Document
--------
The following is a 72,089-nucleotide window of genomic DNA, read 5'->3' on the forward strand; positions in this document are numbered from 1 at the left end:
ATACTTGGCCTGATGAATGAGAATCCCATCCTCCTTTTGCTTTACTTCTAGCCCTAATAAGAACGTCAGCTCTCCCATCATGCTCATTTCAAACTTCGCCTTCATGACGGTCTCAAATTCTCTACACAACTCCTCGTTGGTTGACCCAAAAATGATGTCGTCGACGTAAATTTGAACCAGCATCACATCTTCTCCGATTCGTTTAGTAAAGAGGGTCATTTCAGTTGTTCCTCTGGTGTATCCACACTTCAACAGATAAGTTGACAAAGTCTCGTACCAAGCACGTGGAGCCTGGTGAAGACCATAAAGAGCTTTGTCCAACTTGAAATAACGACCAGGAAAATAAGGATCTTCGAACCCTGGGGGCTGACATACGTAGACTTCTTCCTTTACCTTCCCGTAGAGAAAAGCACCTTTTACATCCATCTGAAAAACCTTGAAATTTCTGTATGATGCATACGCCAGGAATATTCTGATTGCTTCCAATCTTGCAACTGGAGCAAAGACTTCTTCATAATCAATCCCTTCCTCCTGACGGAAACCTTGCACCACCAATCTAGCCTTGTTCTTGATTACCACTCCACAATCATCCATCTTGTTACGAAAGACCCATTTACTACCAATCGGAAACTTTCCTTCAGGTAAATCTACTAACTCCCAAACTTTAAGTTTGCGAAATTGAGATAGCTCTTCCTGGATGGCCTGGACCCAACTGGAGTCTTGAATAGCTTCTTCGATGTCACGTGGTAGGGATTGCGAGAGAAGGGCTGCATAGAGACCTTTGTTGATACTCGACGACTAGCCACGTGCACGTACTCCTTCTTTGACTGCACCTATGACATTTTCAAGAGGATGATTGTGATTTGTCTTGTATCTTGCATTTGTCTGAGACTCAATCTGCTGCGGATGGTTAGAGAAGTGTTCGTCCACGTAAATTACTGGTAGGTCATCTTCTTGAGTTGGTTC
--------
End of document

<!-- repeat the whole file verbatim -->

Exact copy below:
The following is a 72,089-nucleotide window of genomic DNA, read 5'->3' on the forward strand; positions in this document are numbered from 1 at the left end:
ATACTTGGCCTGATGAATGAGAATCCCATCCTCCTTTTGCTTTACTTCTAGCCCTAATAAGAACGTCAGCTCTCCCATCATGCTCATTTCAAACTTCGCCTTCATGACGGTCTCAAATTCTCTACACAACTCCTCGTTGGTTGACCCAAAAATGATGTCGTCGACGTAAATTTGAACCAGCATCACATCTTCTCCGATTCGTTTAGTAAAGAGGGTCATTTCAGTTGTTCCTCTGGTGTATCCACACTTCAACAGATAAGTTGACAAAGTCTCGTACCAAGCACGTGGAGCCTGGTGAAGACCATAAAGAGCTTTGTCCAACTTGAAATAACGACCAGGAAAATAAGGATCTTCGAACCCTGGGGGCTGACATACGTAGACTTCTTCCTTTACCTTCCCGTAGAGAAAAGCACCTTTTACATCCATCTGAAAAACCTTGAAATTTCTGTATGATGCATACGCCAGGAATATTCTGATTGCTTCCAATCTTGCAACTGGAGCAAAGACTTCTTCATAATCAATCCCTTCCTCCTGACGGAAACCTTGCACCACCAATCTAGCCTTGTTCTTGATTACCACTCCACAATCATCCATCTTGTTACGAAAGACCCATTTACTACCAATCGGAAACTTTCCTTCAGGTAAATCTACTAACTCCCAAACTTTAAGTTTGCGAAATTGAGATAGCTCTTCCTGGATGGCCTGGACCCAACTGGAGTCTTGAATAGCTTCTTCGATGTCACGTGGTAGGGATTGCGAGAGAAGGGCTGCATAGAGACCTTTGTTGATACTCGACGACTAGCCACGTGCACGTACTCCTTCTTTGACTGCACCTATGACATTTTCAAGAGGATGATTGTGATTTGTCTTGTATCTTGCATTTGTCTGAGACTCAATCTGCTGCGGATGGTTAGAGAAGTGTTCGTCCACGTAAATTACTGGTAGGTCATCTTCTTGAGTTGGTTC